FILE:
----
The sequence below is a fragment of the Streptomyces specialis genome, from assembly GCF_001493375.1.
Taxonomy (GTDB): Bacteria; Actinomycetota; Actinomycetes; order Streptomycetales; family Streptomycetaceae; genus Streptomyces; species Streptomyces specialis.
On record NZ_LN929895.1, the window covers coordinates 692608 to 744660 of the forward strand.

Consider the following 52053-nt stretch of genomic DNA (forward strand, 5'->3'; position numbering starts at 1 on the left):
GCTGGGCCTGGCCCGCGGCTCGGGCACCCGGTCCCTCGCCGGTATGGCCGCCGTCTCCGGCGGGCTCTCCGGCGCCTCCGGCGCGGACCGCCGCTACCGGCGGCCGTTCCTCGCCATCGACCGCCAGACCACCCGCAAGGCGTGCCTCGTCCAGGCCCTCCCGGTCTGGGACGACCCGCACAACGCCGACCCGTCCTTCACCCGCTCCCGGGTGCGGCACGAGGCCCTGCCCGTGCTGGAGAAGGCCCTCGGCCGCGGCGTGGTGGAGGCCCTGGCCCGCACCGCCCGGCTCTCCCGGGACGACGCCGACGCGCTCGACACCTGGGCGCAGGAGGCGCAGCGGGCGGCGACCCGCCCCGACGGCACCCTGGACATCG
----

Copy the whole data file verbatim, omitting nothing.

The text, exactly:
The sequence below is a fragment of the Streptomyces specialis genome, from assembly GCF_001493375.1.
Taxonomy (GTDB): Bacteria; Actinomycetota; Actinomycetes; order Streptomycetales; family Streptomycetaceae; genus Streptomyces; species Streptomyces specialis.
On record NZ_LN929895.1, the window covers coordinates 692608 to 744660 of the forward strand.

Consider the following 52053-nt stretch of genomic DNA (forward strand, 5'->3'; position numbering starts at 1 on the left):
GCTGGGCCTGGCCCGCGGCTCGGGCACCCGGTCCCTCGCCGGTATGGCCGCCGTCTCCGGCGGGCTCTCCGGCGCCTCCGGCGCGGACCGCCGCTACCGGCGGCCGTTCCTCGCCATCGACCGCCAGACCACCCGCAAGGCGTGCCTCGTCCAGGCCCTCCCGGTCTGGGACGACCCGCACAACGCCGACCCGTCCTTCACCCGCTCCCGGGTGCGGCACGAGGCCCTGCCCGTGCTGGAGAAGGCCCTCGGCCGCGGCGTGGTGGAGGCCCTGGCCCGCACCGCCCGGCTCTCCCGGGACGACGCCGACGCGCTCGACACCTGGGCGCAGGAGGCGCAGCGGGCGGCGACCCGCCCCGACGGCACCCTGGACATCG